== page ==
Biden plans to revise climate-related criteria for approving LNG export terminals to win support of climate-minded voters
By Laura Harris // Jan 16, 2024

High-ranking officials from the administration of President Joe Biden recently met to discuss the potential revision of climate-related criteria used in approving new liquefied natural gas (LNG) export terminals.

In 2023, the United States was the world's largest exporter of LNG. The country currently has five new LNG export facilities under construction, including Calcasieu Pass 2 in Louisiana, with several others permitted and awaiting final investment decisions. The plants, which convert natural gas into liquid form for easier transportation, have been a significant part of the U.S. energy landscape since 2016.

A panel of government officials, convened by White House climate adviser Ali Zaidi and including Department of Energy (DOE) Secretary Jennifer Granholm, evaluated the climate, geopolitical and domestic economic implications of the proposed projects. The focal point of the discussion was the potential revision of climate-related criteria used in approving new LNG export terminals.

According to several reports, the administration faces the dilemma of fulfilling commitments to provide more gas to Europe even after the beginning of Russia's special military operation in Ukraine, and addressing the concerns of Biden's more climate-minded voters who are crucial to his reelection bid. This reassessment coincides with heightened scrutiny of every fossil fuel project currently under approval by Biden's administration, given the growing emphasis on climate issues in electoral discourse. (Related: Hoarding: China securing more deals to import massive amounts of LNG.)

These deliberations follow the recent United Nations COP28 climate summit in Dubai, where the U.S. and nearly 200 other nations agreed to an eventual transition away from fossil fuels. The DOE, responsible for issuing export permits, is reportedly reviewing its processes to ensure the proper accounting of the climate impact of proposed LNG plants.

Biden, who has been briefed on the LNG export facilities, has not yet made a final decision, but the outcome of these discussions could carry substantial implications for both domestic energy policy and international relations.

U.S. LNG export policy sparks clashes between politicians and environmentalists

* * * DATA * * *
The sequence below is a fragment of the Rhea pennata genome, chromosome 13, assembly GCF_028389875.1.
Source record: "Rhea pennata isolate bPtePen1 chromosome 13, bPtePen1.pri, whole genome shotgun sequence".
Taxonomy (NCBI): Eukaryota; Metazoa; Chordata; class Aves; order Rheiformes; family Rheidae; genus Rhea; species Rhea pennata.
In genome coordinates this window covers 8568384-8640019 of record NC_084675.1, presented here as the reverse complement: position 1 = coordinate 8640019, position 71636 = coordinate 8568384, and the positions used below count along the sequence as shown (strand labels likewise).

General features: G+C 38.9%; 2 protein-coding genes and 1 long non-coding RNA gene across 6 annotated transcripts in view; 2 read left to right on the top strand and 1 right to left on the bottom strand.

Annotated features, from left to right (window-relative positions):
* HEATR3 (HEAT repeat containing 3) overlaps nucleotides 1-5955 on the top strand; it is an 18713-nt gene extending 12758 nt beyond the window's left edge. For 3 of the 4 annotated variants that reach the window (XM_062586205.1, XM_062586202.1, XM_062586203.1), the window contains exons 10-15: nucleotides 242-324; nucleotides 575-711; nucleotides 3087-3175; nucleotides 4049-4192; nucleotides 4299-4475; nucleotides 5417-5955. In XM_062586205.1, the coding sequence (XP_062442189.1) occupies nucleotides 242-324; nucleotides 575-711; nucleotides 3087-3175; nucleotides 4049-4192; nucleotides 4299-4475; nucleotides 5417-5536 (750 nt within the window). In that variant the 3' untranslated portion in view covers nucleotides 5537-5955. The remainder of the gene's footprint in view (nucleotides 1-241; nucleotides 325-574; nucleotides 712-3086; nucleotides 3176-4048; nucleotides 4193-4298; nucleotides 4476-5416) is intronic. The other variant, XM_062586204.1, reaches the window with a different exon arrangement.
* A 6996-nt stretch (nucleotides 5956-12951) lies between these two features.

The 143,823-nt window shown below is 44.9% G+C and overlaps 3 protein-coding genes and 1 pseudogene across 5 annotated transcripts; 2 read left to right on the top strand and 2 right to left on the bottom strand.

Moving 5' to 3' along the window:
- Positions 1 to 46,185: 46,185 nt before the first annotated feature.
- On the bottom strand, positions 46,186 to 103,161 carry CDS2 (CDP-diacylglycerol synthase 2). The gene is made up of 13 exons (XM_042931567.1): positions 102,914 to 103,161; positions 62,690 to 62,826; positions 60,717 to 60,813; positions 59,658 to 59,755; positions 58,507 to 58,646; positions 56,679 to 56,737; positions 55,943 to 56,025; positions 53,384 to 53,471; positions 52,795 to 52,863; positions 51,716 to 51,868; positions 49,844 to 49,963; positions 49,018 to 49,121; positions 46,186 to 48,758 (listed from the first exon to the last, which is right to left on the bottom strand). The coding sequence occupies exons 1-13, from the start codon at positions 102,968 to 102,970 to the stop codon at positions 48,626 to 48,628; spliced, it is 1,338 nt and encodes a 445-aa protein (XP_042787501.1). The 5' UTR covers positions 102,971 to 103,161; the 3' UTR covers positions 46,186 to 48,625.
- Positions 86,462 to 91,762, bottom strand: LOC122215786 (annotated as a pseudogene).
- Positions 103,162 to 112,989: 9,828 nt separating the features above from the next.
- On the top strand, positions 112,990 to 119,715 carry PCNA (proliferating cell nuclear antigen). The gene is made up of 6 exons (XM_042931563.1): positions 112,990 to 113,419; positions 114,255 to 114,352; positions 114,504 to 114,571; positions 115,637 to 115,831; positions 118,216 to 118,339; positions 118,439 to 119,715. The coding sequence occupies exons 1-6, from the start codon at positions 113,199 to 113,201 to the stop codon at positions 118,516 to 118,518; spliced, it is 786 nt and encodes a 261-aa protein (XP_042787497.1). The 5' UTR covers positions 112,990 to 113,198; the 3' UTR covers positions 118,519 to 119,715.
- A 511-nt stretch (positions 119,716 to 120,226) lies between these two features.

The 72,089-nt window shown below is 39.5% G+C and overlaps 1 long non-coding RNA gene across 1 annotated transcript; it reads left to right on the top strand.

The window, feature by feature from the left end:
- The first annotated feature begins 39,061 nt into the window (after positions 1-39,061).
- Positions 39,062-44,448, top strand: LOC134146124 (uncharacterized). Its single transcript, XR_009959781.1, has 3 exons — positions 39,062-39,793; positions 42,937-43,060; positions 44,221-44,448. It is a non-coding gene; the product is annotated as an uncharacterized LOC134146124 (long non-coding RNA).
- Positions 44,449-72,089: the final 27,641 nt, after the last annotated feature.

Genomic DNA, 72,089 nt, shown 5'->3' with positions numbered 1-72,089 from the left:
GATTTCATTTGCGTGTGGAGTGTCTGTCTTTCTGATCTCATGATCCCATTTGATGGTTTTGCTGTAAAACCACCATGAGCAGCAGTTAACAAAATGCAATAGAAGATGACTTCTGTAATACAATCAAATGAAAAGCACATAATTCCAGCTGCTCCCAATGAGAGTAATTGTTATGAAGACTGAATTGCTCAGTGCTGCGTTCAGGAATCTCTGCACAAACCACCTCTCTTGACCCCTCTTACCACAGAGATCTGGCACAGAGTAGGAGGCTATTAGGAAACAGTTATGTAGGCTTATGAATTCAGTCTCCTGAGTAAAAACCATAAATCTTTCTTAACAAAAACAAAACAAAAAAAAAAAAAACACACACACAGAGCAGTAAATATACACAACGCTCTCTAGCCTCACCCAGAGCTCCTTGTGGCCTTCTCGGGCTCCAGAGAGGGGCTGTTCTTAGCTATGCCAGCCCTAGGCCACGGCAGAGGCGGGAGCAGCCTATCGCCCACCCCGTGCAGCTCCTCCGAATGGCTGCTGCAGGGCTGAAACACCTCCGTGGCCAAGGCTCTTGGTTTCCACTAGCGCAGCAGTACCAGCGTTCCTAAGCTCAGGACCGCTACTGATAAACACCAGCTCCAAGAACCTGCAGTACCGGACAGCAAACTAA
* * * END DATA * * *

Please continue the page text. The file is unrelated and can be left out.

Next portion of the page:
This high-stakes meeting transpires amid clashes between politicians and environmental groups.

Republican Sen. Bill Cassidy of Louisiana, who is vehemently opposed to any attempt to curtail U.S. LNG exports due to the crucial role they play in his home state's economy, dubbed proposals for more stringent climate rules "shortsighted." He argued that restricting natural gas exports would hinder the shift from coal-fired power to the cleaner-burning alternative of natural gas.

"If we limit the export of natural gas, we limit the ability to substitute cleaner-burning natural gas for coal," Cassidy said at an American Petroleum Institute (API) event in Washington. He further argued that the construction of new multi-billion-dollar LNG export terminals and associated infrastructure could entrench decades of additional natural gas usage, discouraging the pursuit of emission-free alternatives.

However, API Chief Executive Mike Sommers worries about the implications of these delays on the nation's standing as a reliable LNG partner.

"The signal that sends to our allies is very, very concerning: Is the United States going to be a source of LNG and a reliable partner into the future? Our allies are going to start asking that question if they make this determination," he said in an interview.

Some Democrats and environmental groups also urge Biden to reject any further export licenses due to climate concerns.

For instance, Third Act, a climate activism group, has announced plans for a sit-in protest at the DOE headquarters in Washington, D.C. The protest seeks to sway the decision-making process at DOE, underscoring the urgency of climate action and urging a halt to the expansion of fossil fuel infrastructure.

Environmental activist Bill McKibben, known for his past efforts against the Keystone XL oil pipeline, has now turned his attention to LNG exports. Alongside fellow climate activists, McKibben is organizing a three-day demonstration at the Department of Energy in February. The sit-in's website includes a sign-up form, gauging participants' willingness to risk arrest in support of their campaign against expanded LNG exports.

“So far, the DOE has refused to listen to thousands of letters and ignored petitions signed by hundreds of thousands of people. So we need to go to DC to drive home how serious this crisis is,” McKibben wrote in a letter specifically addressed to CP2, a proposed plant from Venture Global LNG Inc. in Louisiana

Watch this video that talks about the pipeline wars.

This video is from the InfoWars channel on Brighteon.com.

More related stories:

TRADE WAR: China restricts export on gallium and germanium after Biden regime mulls broader semiconductor chip export ban.

New offshore natural gas deposit discovered in Egypt.

German prosecutors launch probe into possible SABOTAGE of LNG pipeline.

EPA report concludes that natural gas 'fracking' causes groundwater contamination.

China settles first LNG trade using YUAN – a major blow to the petrodollar.

Sources include:

YourNews.com

Bloomberg.com

Brighteon.com



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